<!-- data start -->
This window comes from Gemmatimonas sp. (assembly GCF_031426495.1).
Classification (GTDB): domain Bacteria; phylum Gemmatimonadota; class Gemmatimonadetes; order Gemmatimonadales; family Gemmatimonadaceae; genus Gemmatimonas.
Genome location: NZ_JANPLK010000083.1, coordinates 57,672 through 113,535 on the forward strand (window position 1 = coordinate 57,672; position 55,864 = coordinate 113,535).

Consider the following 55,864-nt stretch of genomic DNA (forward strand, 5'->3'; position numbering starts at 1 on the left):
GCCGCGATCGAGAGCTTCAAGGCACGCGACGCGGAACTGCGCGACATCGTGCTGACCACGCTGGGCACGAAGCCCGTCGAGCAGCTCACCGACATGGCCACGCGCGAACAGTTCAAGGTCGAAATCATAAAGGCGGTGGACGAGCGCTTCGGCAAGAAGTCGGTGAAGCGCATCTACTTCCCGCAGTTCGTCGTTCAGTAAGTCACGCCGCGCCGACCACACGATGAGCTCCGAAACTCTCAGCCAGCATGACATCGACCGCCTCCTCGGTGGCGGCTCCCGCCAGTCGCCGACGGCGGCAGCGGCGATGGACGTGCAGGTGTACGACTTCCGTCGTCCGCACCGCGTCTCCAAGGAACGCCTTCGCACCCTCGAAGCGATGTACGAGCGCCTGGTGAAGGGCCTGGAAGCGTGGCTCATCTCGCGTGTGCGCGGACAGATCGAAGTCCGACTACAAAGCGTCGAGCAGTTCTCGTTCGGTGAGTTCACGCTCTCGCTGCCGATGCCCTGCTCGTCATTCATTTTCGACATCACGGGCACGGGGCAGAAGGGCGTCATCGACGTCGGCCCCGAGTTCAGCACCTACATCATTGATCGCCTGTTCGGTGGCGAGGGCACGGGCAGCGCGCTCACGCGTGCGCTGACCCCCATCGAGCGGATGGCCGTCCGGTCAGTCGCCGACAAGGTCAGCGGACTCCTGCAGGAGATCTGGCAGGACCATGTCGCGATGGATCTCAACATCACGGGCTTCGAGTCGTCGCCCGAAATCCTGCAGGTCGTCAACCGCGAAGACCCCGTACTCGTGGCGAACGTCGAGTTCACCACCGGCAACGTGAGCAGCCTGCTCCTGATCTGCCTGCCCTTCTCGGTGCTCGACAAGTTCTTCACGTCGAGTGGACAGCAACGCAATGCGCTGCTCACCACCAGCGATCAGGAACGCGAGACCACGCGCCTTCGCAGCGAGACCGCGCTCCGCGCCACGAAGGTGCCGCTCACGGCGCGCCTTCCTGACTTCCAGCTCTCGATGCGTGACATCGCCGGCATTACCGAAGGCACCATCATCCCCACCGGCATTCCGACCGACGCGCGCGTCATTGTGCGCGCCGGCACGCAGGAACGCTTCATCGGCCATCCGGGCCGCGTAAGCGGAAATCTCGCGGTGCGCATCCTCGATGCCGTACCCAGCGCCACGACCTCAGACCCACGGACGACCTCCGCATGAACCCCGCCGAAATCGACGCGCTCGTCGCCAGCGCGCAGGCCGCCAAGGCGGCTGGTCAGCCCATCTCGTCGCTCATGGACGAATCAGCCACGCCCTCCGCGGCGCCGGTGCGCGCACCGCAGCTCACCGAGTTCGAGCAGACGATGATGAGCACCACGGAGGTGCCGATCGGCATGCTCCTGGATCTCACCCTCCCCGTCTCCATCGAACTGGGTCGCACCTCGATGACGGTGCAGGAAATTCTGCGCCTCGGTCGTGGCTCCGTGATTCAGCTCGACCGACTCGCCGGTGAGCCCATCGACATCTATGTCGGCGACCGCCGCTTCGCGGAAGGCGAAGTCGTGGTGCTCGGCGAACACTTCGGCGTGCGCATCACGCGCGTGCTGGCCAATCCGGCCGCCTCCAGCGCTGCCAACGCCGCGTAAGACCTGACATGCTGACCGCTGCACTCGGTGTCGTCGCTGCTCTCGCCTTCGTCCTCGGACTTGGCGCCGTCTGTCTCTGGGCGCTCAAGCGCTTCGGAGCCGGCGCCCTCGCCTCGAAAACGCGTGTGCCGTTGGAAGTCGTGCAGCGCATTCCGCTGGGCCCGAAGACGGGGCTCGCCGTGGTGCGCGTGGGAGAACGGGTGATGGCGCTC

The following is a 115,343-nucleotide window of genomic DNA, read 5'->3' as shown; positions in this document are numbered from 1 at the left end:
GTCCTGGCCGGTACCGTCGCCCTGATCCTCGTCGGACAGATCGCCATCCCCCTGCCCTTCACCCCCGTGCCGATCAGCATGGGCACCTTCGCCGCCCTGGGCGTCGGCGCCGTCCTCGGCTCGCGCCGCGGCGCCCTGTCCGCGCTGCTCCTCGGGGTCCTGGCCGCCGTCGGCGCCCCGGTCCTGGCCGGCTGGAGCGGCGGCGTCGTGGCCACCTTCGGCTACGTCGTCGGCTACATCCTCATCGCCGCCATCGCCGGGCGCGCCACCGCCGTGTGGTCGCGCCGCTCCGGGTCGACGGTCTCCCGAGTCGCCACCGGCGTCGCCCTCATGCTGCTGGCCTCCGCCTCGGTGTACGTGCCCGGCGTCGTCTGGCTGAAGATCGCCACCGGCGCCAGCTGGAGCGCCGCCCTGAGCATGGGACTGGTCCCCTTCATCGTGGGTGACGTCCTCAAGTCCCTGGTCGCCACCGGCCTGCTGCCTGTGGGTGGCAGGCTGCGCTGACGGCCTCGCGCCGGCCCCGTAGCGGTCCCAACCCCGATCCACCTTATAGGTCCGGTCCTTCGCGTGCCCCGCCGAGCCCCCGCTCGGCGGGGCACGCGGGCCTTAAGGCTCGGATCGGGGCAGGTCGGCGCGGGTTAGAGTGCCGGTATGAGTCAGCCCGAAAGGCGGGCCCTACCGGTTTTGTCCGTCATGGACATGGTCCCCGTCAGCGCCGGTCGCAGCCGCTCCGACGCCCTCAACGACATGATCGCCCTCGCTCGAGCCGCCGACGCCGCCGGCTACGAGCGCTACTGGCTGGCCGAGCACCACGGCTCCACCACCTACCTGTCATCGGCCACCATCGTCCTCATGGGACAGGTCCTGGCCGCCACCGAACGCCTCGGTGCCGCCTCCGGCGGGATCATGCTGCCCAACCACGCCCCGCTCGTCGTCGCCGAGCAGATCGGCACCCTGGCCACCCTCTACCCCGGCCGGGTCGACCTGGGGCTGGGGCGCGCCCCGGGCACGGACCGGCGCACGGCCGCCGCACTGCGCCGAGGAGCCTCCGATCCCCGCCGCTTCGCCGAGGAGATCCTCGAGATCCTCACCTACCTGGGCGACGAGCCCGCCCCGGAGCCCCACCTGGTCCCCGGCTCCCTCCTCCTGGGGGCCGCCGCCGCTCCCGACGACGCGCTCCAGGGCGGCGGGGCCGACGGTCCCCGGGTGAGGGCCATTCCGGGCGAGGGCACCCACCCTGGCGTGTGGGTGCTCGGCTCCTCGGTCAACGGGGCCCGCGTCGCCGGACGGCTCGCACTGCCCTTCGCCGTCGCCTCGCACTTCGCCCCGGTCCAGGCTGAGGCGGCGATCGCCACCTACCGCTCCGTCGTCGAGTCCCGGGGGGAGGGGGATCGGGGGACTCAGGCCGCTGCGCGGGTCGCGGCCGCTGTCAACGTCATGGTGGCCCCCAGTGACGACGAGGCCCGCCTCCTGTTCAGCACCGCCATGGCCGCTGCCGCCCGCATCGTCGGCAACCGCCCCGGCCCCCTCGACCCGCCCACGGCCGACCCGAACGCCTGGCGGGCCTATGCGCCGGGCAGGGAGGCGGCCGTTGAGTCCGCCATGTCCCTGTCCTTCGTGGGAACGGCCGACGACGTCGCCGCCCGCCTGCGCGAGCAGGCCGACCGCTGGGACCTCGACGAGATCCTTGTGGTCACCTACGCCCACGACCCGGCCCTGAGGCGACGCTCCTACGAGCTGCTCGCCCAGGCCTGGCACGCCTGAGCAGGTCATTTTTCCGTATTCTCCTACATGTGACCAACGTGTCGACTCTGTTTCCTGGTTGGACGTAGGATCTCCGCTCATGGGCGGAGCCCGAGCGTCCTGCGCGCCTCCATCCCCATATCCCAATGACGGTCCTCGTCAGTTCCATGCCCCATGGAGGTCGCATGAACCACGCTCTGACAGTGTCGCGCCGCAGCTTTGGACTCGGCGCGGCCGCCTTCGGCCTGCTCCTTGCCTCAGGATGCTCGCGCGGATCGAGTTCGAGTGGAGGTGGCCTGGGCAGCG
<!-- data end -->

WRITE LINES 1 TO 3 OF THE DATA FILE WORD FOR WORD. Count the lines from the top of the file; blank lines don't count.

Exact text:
This window comes from Gemmatimonas sp. (assembly GCF_031426495.1).
Classification (GTDB): domain Bacteria; phylum Gemmatimonadota; class Gemmatimonadetes; order Gemmatimonadales; family Gemmatimonadaceae; genus Gemmatimonas.
Genome location: NZ_JANPLK010000083.1, coordinates 57,672 through 113,535 on the forward strand (window position 1 = coordinate 57,672; position 55,864 = coordinate 113,535).